A visual representation of inner hysteria, this painting has its roots in a cataclysmic volcanic eruption and has captured the attention of art thieves and Hollywood alike.
|1. Hysteria: Inspired by Gaughin and Van Gogh, Munch's painting is an example of "a quest to explore visually the most element psychological forces underlying modern civilization" (Janson 922). The screaming, distorted skull-like head channels the chaos of the crazy colorful landscape: "It has become recognised as the actual mental image of the existential angst of civilised man" (Munch Museet).|
|2. Volcanic boom & ash: Remember the Iceland volcano and all the trouble its ash caused? In 1883, the Indonesian volcano of Krakatoa had a beastly eruption: "Just after 10 a.m. on the morning of the Aug. 27 came the final, cataclysmic explosion with 26 times the power of the biggest H-bomb test" (Wired). This noise was heard all the way around the world, including Europe, thus considered one of the inspirations of "The Scream," as an example of a sound from the earth that resonates through the landscape. Closer look: Volcanic ash lingers in the air and acts as sort of a prism for sunlight, creating dramatic sunsets. Here's an example of a painting of the sky in England at the time. (Here are some pics of the sunsets from the Iceland volcano.)|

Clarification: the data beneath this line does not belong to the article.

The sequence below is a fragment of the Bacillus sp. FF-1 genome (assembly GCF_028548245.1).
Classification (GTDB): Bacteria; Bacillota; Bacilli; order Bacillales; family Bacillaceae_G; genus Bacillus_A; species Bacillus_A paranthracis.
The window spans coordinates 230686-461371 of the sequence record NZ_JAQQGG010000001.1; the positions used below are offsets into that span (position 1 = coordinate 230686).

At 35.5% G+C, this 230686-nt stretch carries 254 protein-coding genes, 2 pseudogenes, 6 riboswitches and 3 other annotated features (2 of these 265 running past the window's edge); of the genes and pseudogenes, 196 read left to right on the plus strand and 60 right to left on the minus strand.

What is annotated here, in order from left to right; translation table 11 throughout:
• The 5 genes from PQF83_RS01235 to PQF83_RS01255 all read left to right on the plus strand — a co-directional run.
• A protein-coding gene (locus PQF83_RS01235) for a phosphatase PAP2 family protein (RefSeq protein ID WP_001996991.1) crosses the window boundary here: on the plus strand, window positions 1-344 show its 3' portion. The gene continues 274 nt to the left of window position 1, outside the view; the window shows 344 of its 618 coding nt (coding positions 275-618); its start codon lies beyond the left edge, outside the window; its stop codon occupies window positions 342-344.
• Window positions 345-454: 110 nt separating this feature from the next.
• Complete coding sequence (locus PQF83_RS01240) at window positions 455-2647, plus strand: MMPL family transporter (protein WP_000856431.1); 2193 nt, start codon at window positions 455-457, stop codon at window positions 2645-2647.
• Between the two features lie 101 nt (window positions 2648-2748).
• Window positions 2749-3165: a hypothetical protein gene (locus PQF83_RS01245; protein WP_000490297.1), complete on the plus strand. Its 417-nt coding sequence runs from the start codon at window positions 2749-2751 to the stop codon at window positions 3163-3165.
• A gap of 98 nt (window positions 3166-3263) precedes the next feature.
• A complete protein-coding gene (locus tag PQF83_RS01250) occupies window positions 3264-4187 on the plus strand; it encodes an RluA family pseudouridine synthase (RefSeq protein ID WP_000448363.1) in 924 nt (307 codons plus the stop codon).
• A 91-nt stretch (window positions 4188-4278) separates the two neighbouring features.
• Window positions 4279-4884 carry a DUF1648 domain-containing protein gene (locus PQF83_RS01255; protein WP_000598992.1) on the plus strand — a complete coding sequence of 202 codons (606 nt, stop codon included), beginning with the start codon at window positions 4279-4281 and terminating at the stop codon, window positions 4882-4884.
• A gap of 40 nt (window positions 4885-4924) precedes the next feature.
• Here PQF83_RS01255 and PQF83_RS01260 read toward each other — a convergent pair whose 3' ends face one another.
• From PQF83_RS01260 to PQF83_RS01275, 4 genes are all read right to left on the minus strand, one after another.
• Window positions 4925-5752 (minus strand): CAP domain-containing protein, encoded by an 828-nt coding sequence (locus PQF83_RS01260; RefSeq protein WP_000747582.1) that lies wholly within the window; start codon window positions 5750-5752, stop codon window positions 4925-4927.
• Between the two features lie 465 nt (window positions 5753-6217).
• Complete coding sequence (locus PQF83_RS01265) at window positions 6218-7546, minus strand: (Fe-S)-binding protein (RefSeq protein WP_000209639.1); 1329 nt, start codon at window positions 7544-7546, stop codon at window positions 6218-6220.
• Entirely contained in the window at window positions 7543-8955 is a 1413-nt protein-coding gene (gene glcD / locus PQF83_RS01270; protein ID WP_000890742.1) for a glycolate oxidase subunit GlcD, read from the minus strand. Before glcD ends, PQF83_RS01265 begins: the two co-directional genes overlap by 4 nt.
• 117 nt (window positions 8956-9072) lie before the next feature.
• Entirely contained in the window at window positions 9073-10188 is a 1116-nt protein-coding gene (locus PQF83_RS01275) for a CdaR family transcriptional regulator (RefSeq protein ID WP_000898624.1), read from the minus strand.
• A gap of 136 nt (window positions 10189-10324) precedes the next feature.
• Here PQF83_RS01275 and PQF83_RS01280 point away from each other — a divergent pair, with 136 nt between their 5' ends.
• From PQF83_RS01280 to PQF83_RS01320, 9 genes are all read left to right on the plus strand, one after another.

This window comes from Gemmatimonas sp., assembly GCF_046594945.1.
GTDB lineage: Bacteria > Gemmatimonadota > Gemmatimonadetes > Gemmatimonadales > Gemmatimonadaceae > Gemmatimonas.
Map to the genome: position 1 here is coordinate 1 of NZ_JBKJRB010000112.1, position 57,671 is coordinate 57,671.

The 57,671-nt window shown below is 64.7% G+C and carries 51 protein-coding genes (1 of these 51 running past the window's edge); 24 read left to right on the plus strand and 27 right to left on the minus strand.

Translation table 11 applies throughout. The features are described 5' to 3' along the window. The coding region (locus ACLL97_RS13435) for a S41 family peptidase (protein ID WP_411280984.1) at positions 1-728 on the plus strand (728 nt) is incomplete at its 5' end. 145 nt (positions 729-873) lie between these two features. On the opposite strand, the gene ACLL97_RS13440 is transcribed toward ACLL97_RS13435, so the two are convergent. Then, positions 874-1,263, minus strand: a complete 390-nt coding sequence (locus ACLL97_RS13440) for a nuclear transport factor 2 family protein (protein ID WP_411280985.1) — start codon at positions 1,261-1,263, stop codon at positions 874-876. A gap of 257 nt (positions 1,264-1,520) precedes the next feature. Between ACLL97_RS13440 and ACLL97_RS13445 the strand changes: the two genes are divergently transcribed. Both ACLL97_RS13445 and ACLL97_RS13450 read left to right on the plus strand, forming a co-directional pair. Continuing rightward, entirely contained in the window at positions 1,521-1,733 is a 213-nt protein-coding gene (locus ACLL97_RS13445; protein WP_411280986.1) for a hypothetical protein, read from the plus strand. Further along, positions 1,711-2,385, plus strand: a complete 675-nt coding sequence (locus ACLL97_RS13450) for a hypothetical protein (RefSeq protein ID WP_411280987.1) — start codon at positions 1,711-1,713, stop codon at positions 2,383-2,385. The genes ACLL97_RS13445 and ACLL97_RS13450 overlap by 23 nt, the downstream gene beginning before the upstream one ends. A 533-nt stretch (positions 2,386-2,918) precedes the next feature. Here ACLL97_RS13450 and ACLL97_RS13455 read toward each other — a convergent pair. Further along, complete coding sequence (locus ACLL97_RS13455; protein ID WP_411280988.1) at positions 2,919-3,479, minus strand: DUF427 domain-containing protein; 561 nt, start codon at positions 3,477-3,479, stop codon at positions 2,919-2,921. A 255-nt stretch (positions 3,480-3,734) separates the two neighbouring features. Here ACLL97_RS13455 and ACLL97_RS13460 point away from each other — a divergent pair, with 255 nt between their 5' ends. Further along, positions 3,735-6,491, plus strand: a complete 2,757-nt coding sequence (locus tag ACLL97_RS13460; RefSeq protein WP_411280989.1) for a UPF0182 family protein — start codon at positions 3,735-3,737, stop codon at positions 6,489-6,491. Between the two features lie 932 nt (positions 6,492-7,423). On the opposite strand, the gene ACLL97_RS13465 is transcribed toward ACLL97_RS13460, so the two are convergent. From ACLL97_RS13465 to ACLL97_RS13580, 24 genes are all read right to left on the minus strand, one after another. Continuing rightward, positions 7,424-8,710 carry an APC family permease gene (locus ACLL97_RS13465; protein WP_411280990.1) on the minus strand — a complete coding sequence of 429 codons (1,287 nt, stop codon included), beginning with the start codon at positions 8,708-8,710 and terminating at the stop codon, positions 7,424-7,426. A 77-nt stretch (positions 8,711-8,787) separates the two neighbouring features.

|3. On art theft & Halloween costumes: A version of "The Scream" (there are multiple version) and another of Munch's paintings were stolen from the Munch Museet in 2003 and found in 2006. "The Scream" has also inspired the mask from the perennial, never-ending "Scream" movie series. This is also one of the many masterpieces "re-enacted" by a mouse in the recent movie "Dinner For Schmucks" with Steve Carell.|
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